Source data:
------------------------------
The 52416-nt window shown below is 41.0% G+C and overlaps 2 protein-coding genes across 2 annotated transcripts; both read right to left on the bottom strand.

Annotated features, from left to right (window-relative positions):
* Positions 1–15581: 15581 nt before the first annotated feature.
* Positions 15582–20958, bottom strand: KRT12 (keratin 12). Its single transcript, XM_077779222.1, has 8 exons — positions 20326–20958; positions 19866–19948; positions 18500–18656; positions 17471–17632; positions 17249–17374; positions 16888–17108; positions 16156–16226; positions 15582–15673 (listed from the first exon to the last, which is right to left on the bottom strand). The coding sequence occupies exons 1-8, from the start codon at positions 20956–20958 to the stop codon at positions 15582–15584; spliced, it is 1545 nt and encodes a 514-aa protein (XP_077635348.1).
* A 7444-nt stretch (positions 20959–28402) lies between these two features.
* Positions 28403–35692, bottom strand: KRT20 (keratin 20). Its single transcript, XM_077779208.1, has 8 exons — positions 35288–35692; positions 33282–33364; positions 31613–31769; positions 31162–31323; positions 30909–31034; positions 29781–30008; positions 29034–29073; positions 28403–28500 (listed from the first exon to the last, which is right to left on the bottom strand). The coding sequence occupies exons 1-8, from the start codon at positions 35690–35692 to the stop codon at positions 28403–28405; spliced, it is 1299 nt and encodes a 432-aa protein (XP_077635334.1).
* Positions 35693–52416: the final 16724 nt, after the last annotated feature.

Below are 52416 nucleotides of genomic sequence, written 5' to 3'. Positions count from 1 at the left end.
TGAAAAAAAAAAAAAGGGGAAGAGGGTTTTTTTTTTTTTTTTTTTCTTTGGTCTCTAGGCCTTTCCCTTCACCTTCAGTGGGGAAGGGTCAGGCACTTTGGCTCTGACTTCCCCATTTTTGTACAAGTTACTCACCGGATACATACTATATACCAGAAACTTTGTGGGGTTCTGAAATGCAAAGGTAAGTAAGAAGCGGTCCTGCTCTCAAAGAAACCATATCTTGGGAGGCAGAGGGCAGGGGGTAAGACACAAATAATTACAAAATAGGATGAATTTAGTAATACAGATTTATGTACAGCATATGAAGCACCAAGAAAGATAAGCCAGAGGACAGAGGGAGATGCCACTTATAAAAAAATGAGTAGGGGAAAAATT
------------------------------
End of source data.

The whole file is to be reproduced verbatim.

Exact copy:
The 52416-nt window shown below is 41.0% G+C and overlaps 2 protein-coding genes across 2 annotated transcripts; both read right to left on the bottom strand.

Annotated features, from left to right (window-relative positions):
* Positions 1–15581: 15581 nt before the first annotated feature.
* Positions 15582–20958, bottom strand: KRT12 (keratin 12). Its single transcript, XM_077779222.1, has 8 exons — positions 20326–20958; positions 19866–19948; positions 18500–18656; positions 17471–17632; positions 17249–17374; positions 16888–17108; positions 16156–16226; positions 15582–15673 (listed from the first exon to the last, which is right to left on the bottom strand). The coding sequence occupies exons 1-8, from the start codon at positions 20956–20958 to the stop codon at positions 15582–15584; spliced, it is 1545 nt and encodes a 514-aa protein (XP_077635348.1).
* A 7444-nt stretch (positions 20959–28402) lies between these two features.
* Positions 28403–35692, bottom strand: KRT20 (keratin 20). Its single transcript, XM_077779208.1, has 8 exons — positions 35288–35692; positions 33282–33364; positions 31613–31769; positions 31162–31323; positions 30909–31034; positions 29781–30008; positions 29034–29073; positions 28403–28500 (listed from the first exon to the last, which is right to left on the bottom strand). The coding sequence occupies exons 1-8, from the start codon at positions 35690–35692 to the stop codon at positions 28403–28405; spliced, it is 1299 nt and encodes a 432-aa protein (XP_077635334.1).
* Positions 35693–52416: the final 16724 nt, after the last annotated feature.

Below are 52416 nucleotides of genomic sequence, written 5' to 3'. Positions count from 1 at the left end.
TGAAAAAAAAAAAAAGGGGAAGAGGGTTTTTTTTTTTTTTTTTTTCTTTGGTCTCTAGGCCTTTCCCTTCACCTTCAGTGGGGAAGGGTCAGGCACTTTGGCTCTGACTTCCCCATTTTTGTACAAGTTACTCACCGGATACATACTATATACCAGAAACTTTGTGGGGTTCTGAAATGCAAAGGTAAGTAAGAAGCGGTCCTGCTCTCAAAGAAACCATATCTTGGGAGGCAGAGGGCAGGGGGTAAGACACAAATAATTACAAAATAGGATGAATTTAGTAATACAGATTTATGTACAGCATATGAAGCACCAAGAAAGATAAGCCAGAGGACAGAGGGAGATGCCACTTATAAAAAAATGAGTAGGGGAAAAATT